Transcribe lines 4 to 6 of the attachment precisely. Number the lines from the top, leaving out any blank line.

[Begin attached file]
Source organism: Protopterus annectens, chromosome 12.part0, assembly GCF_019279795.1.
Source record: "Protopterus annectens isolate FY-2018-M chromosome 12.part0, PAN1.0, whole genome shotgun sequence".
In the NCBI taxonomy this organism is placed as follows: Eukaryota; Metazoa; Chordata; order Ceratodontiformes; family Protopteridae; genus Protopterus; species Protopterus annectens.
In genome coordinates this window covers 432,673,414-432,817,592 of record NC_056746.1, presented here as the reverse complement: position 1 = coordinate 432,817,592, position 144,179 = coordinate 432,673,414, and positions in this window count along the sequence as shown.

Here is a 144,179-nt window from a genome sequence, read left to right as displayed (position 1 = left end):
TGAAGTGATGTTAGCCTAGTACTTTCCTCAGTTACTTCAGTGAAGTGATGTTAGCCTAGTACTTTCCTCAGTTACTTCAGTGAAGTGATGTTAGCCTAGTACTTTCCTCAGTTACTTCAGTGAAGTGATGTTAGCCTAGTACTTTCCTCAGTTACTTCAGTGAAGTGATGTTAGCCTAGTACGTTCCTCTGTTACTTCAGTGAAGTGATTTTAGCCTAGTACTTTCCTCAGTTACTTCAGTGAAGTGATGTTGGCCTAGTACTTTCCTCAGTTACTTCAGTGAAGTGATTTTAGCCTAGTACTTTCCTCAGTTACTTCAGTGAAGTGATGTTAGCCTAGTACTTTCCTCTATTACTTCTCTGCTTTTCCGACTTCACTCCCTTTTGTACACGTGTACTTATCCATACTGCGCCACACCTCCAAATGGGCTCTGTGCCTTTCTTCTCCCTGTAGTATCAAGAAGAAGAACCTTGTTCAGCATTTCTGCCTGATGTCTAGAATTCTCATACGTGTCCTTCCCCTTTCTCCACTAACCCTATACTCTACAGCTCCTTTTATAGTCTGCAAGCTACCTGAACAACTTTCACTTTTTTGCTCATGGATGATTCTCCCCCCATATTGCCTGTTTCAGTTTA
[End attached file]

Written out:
In genome coordinates this window covers 432,673,414-432,817,592 of record NC_056746.1, presented here as the reverse complement: position 1 = coordinate 432,817,592, position 144,179 = coordinate 432,673,414, and positions in this window count along the sequence as shown.

Here is a 144,179-nt window from a genome sequence, read left to right as displayed (position 1 = left end):
TGAAGTGATGTTAGCCTAGTACTTTCCTCAGTTACTTCAGTGAAGTGATGTTAGCCTAGTACTTTCCTCAGTTACTTCAGTGAAGTGATGTTAGCCTAGTACTTTCCTCAGTTACTTCAGTGAAGTGATGTTAGCCTAGTACTTTCCTCAGTTACTTCAGTGAAGTGATGTTAGCCTAGTACGTTCCTCTGTTACTTCAGTGAAGTGATTTTAGCCTAGTACTTTCCTCAGTTACTTCAGTGAAGTGATGTTGGCCTAGTACTTTCCTCAGTTACTTCAGTGAAGTGATTTTAGCCTAGTACTTTCCTCAGTTACTTCAGTGAAGTGATGTTAGCCTAGTACTTTCCTCTATTACTTCTCTGCTTTTCCGACTTCACTCCCTTTTGTACACGTGTACTTATCCATACTGCGCCACACCTCCAAATGGGCTCTGTGCCTTTCTTCTCCCTGTAGTATCAAGAAGAAGAACCTTGTTCAGCATTTCTGCCTGATGTCTAGAATTCTCATACGTGTCCTTCCCCTTTCTCCACTAACCCTATACTCTACAGCTCCTTTTATAGTCTGCAAGCTACCTGAACAACTTTCACTTTTTTGCTCATGGATGATTCTCCCCCCATATTGCCTGTTTCAGTTTA